Pole pas de deux

Pole pas de deux

Thursday, March 21, 2013

No Offense Intended, I'm Going for Sexy/Artsy

I have to admit that the more time I spend in pole dance, the stronger I feel about the sexy side of pole. Less than a year ago I tended to have a stroke anytime someone said, "Bring back the sexy." I took it to mean, "Women Only." I no longer dance at the little studio that was more about the dance and less about the tricks and sexy. I've come to a fork in the road and I've decided to head on over to the sexy, artsy side of pole and never look back.

I maybe a guy, but I feel the need for emotion and expression. I feel art in movement. I'm getting away from over fifty years of, "Boys don't cry." Empowerment is becoming an overused buzzword in pole. But dancing expressively from deep inside is my revolt, and my rejection of the conventional male box where I used to live. If you would like to call that "empowerment" I'm ok with it. There is a power and sexy in artistic dance. 

This past January I took a  series of pole classes that were designed for men. It was called Acro Pole and most of the men in the class were married to women who also pole danced in the studio or knew female pole dancers from their involvement in parkour. We worked on pole tricks. The guys were great. The atmosphere was fun, and hilarious at times. Contrary to popular myths propagated by "Women Only" pole studio owners it didn't turn into a penis comparing contest. I enjoyed the class and really respect the courage of the studio owner.

However, something was missing and I felt it when I would finish a move. I've very conscious of lines and the way I connect the pole moves. The first time the entire class was working on basic inversions the guys were just lowering themselves down the pole into a handstand or rolling over on their shoulders. For me some things are just muscle memory now. Without thinking I inverted, hooked my outside leg, slid down a little, put my hand on the floor, tucked under my arm, and spiraled my body around the pole. Amber Richard taught me that dismount years ago. To my surprise a few of the guys noticed and complimented me.  Some of the guys were so strong that in the second class they were able to go straight into an Iron-X or reverse a shoulder mount. I have spent most of my time in pole with women and I was amazed at the way men could go from a fireman spin to reversing shoulder mounts in two weeks.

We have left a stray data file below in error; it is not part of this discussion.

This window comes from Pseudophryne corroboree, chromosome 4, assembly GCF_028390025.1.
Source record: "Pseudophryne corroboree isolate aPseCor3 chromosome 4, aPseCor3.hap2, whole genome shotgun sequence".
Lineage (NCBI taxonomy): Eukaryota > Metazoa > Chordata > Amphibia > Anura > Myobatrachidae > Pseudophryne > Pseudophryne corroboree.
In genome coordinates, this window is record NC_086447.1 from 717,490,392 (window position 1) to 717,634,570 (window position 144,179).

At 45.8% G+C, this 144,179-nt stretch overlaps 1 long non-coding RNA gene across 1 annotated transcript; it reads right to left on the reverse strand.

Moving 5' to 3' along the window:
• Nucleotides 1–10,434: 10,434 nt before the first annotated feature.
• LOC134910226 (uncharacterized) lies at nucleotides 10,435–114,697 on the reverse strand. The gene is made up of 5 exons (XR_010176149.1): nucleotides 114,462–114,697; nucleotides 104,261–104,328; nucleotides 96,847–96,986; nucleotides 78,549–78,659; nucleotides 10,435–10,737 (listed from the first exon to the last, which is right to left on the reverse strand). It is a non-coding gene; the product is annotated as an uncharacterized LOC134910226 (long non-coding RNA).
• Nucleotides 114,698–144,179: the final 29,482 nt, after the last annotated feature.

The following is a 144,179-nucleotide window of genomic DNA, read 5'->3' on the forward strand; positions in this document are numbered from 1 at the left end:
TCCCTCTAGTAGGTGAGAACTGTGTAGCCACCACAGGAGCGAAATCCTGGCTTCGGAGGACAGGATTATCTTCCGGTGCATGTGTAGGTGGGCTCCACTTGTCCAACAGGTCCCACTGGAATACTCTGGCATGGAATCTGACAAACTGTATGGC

But I found myself wanting the studio to be dark so I could put on some really emotional music and dance. I wanted to feel. I felt like the kid stuck in school on a warm spring day. When do we get to freestyle teach? When I dance I never get feedback on the way I actually do a certain move. The feedback is always about musicality or the story I'm trying to tell. I look at pictures taken of me during performances and I find myself looking at them and thinking, "Is that really me?"

I've come to the conclusion that I really don't want to see how long I can hold a flagpole move or spend hours smashing my legs into the pole trying to figure out the brass monkey. I'm driven by the music. I like having women compliment me on my expressiveness and grace. I looked at the scoring system that has been proposed by the IPSF a few days ago. It was then that I knew that my pole style was much better suited for dancing with the lights down low and Scotch straight up. I know that I have more in commen with women who say things like,

Fuck yoga. I want to drink whiskey and dance to Alice in Chains. ~ Alethea Austin

I don't do tricks, I just do pretty stuff. So, deal with it. ~ Amber Richard

We need to address the issue of sensuality, the inherent value of the sexiness of the movement before we can defend it as nothing more than a form of fitness. ~ Claire Griffin Sterrett

Shaping the Choreography (The Jersey)

I hate that I can never relate this story to anyone, not even Estee without tearing up a lot. This is from a NY Times article about the night Wayne Gretzky retired:

After most hockey games, Wayne Gretzky is a quick-change artist, out of uniform and out of the locker room before anyone else on the team. But yesterday was different, for so many reasons, and Gretzky still wore his Ranger jersey and pants more than an hour after the conclusion of the final game of his brilliant career.

His blue jersey was dark and wet with sweat and spilled water and maybe a tear or two. When asked why he had not changed it, Gretzky first said a few proper things about getting to the news conference on time without making reporters wait in a back hall at Madison Square Garden. Then he leveled.